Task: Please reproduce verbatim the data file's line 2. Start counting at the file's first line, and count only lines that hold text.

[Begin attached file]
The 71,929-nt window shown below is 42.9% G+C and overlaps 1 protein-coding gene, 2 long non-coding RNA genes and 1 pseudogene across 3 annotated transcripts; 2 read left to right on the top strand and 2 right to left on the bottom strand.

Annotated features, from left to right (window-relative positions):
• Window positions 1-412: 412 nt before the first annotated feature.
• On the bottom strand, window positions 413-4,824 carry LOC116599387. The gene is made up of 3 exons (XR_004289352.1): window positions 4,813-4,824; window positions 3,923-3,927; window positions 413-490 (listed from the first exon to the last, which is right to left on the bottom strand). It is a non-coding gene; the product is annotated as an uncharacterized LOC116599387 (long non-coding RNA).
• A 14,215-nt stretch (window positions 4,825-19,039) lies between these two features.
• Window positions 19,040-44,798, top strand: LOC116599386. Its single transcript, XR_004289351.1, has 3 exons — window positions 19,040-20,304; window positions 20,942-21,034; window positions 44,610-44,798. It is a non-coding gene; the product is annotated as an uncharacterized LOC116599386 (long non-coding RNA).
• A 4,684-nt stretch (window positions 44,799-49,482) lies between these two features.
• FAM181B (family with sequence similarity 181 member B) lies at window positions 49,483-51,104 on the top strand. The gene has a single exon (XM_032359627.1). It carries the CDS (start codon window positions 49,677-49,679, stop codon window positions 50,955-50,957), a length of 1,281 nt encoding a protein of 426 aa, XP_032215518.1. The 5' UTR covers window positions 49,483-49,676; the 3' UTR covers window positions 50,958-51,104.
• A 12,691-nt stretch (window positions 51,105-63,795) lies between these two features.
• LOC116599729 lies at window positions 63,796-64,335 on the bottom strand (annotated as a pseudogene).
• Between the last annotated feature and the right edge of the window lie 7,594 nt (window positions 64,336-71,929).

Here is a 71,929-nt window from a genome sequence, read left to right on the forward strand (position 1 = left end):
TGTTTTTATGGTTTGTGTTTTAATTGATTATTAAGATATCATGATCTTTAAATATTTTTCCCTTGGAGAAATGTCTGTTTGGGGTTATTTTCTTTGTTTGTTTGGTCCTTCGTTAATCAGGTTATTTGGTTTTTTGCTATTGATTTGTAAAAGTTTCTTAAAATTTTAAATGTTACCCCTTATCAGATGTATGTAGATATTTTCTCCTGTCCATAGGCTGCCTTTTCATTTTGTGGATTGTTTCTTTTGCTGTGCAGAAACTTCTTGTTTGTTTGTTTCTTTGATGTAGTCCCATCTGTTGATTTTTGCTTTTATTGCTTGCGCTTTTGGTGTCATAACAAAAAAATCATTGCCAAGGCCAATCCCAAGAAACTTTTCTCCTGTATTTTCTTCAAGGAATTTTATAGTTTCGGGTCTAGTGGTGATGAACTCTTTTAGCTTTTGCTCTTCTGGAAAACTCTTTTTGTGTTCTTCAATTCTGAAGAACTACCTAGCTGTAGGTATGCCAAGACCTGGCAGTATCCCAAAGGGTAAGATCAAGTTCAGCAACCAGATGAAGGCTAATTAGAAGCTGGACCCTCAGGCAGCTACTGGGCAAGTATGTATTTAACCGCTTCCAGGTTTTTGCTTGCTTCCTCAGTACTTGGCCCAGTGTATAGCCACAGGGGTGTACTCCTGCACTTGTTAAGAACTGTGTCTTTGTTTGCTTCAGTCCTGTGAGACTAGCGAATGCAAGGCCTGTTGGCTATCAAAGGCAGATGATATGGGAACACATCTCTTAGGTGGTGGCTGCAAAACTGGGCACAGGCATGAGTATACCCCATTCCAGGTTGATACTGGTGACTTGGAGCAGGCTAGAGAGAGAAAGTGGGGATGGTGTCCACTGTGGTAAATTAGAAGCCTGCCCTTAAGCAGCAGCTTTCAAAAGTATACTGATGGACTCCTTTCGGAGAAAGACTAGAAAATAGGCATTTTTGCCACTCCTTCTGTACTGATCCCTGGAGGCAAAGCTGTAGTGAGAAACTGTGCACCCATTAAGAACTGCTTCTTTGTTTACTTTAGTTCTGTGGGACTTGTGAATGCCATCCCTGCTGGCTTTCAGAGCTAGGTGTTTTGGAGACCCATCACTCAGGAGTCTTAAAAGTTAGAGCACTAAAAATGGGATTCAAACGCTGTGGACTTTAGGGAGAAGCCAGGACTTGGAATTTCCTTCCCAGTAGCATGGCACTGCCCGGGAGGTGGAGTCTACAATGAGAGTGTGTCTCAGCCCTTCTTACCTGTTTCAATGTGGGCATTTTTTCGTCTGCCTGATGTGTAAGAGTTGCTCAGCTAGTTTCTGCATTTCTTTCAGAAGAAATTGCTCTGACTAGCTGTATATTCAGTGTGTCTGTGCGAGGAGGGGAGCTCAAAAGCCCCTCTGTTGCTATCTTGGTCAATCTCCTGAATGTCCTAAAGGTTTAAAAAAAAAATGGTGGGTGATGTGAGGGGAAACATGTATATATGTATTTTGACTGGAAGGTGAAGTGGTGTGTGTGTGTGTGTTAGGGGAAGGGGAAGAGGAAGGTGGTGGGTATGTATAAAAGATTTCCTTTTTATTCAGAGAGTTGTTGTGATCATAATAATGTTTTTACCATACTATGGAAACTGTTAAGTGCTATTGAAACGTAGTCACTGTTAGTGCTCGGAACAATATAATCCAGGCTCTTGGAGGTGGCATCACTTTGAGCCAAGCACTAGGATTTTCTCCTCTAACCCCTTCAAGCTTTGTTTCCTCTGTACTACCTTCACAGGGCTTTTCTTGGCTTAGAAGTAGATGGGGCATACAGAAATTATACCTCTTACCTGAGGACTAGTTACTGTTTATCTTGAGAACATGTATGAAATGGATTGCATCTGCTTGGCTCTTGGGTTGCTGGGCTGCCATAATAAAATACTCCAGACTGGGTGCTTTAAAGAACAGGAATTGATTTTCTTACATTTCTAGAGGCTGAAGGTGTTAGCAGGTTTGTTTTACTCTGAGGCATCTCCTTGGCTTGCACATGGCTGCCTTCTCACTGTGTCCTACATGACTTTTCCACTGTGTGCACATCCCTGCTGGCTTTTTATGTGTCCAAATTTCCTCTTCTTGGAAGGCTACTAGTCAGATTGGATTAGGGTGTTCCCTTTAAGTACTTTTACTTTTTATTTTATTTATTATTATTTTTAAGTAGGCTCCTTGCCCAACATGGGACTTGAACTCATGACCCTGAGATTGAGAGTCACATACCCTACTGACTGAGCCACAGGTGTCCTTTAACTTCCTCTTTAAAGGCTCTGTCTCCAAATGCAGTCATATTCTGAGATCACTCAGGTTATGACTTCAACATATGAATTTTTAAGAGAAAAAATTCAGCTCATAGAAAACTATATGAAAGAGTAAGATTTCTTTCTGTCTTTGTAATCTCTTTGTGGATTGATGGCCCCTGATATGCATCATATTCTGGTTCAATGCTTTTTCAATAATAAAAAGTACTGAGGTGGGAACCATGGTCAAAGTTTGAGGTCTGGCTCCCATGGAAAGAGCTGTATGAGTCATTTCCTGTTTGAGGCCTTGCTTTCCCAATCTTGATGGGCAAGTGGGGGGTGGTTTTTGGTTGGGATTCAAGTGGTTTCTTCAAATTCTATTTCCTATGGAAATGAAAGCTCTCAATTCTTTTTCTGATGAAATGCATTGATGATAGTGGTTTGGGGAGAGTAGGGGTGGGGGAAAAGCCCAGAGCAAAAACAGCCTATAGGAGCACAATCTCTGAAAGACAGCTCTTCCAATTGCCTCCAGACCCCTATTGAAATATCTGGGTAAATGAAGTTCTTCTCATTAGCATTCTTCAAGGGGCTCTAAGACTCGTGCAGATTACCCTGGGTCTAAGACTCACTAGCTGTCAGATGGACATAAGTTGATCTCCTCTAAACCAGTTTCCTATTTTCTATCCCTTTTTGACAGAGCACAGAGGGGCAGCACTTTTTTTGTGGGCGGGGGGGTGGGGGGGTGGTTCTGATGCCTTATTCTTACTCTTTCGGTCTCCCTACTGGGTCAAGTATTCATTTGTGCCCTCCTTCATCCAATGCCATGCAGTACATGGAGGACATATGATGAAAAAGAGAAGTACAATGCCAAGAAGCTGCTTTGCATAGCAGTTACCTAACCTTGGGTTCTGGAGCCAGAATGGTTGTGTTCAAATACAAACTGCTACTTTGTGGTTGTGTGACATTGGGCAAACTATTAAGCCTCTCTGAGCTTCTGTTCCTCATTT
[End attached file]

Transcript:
Annotated features, from left to right (window-relative positions):